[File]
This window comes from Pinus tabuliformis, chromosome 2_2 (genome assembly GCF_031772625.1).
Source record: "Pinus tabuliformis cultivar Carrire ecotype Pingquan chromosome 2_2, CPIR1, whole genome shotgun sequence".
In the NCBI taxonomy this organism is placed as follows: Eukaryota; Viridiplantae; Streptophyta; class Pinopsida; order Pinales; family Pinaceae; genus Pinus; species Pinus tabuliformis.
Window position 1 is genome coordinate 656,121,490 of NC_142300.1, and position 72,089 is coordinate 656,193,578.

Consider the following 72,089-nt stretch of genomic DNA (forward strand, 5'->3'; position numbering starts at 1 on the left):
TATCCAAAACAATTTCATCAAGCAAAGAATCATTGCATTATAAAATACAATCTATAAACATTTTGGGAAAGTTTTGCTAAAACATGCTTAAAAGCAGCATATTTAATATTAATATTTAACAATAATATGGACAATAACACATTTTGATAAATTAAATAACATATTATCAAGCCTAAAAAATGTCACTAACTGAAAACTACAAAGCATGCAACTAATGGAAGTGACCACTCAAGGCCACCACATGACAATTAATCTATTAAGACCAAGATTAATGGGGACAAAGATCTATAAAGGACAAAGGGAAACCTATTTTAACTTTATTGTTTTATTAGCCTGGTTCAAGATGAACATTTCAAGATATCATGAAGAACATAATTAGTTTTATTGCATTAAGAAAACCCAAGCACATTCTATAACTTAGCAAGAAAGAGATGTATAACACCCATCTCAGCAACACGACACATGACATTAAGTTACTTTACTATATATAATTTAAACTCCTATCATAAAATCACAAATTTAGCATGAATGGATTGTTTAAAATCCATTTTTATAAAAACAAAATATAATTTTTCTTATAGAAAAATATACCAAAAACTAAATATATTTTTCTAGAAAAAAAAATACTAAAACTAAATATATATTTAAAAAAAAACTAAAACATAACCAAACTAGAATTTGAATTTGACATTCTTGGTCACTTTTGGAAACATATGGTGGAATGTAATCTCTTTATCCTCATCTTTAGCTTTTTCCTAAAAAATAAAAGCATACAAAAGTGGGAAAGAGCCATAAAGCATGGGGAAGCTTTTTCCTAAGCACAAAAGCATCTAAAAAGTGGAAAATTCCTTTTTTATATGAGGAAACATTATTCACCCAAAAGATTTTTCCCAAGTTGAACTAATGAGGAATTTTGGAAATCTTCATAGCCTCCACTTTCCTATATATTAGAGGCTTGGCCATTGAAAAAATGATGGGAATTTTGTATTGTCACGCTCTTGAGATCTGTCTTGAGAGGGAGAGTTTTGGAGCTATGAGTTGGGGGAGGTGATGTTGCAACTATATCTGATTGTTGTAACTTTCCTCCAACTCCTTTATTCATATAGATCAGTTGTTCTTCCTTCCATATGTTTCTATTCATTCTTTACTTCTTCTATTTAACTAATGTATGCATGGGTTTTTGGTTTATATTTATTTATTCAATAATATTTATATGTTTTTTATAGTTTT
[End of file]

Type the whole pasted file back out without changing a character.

This window comes from Pinus tabuliformis, chromosome 2_2 (genome assembly GCF_031772625.1).
Source record: "Pinus tabuliformis cultivar Carrire ecotype Pingquan chromosome 2_2, CPIR1, whole genome shotgun sequence".
In the NCBI taxonomy this organism is placed as follows: Eukaryota; Viridiplantae; Streptophyta; class Pinopsida; order Pinales; family Pinaceae; genus Pinus; species Pinus tabuliformis.
Window position 1 is genome coordinate 656,121,490 of NC_142300.1, and position 72,089 is coordinate 656,193,578.

Consider the following 72,089-nt stretch of genomic DNA (forward strand, 5'->3'; position numbering starts at 1 on the left):
TATCCAAAACAATTTCATCAAGCAAAGAATCATTGCATTATAAAATACAATCTATAAACATTTTGGGAAAGTTTTGCTAAAACATGCTTAAAAGCAGCATATTTAATATTAATATTTAACAATAATATGGACAATAACACATTTTGATAAATTAAATAACATATTATCAAGCCTAAAAAATGTCACTAACTGAAAACTACAAAGCATGCAACTAATGGAAGTGACCACTCAAGGCCACCACATGACAATTAATCTATTAAGACCAAGATTAATGGGGACAAAGATCTATAAAGGACAAAGGGAAACCTATTTTAACTTTATTGTTTTATTAGCCTGGTTCAAGATGAACATTTCAAGATATCATGAAGAACATAATTAGTTTTATTGCATTAAGAAAACCCAAGCACATTCTATAACTTAGCAAGAAAGAGATGTATAACACCCATCTCAGCAACACGACACATGACATTAAGTTACTTTACTATATATAATTTAAACTCCTATCATAAAATCACAAATTTAGCATGAATGGATTGTTTAAAATCCATTTTTATAAAAACAAAATATAATTTTTCTTATAGAAAAATATACCAAAAACTAAATATATTTTTCTAGAAAAAAAAATACTAAAACTAAATATATATTTAAAAAAAAACTAAAACATAACCAAACTAGAATTTGAATTTGACATTCTTGGTCACTTTTGGAAACATATGGTGGAATGTAATCTCTTTATCCTCATCTTTAGCTTTTTCCTAAAAAATAAAAGCATACAAAAGTGGGAAAGAGCCATAAAGCATGGGGAAGCTTTTTCCTAAGCACAAAAGCATCTAAAAAGTGGAAAATTCCTTTTTTATATGAGGAAACATTATTCACCCAAAAGATTTTTCCCAAGTTGAACTAATGAGGAATTTTGGAAATCTTCATAGCCTCCACTTTCCTATATATTAGAGGCTTGGCCATTGAAAAAATGATGGGAATTTTGTATTGTCACGCTCTTGAGATCTGTCTTGAGAGGGAGAGTTTTGGAGCTATGAGTTGGGGGAGGTGATGTTGCAACTATATCTGATTGTTGTAACTTTCCTCCAACTCCTTTATTCATATAGATCAGTTGTTCTTCCTTCCATATGTTTCTATTCATTCTTTACTTCTTCTATTTAACTAATGTATGCATGGGTTTTTGGTTTATATTTATTTATTCAATAATATTTATATGTTTTTTATAGTTTT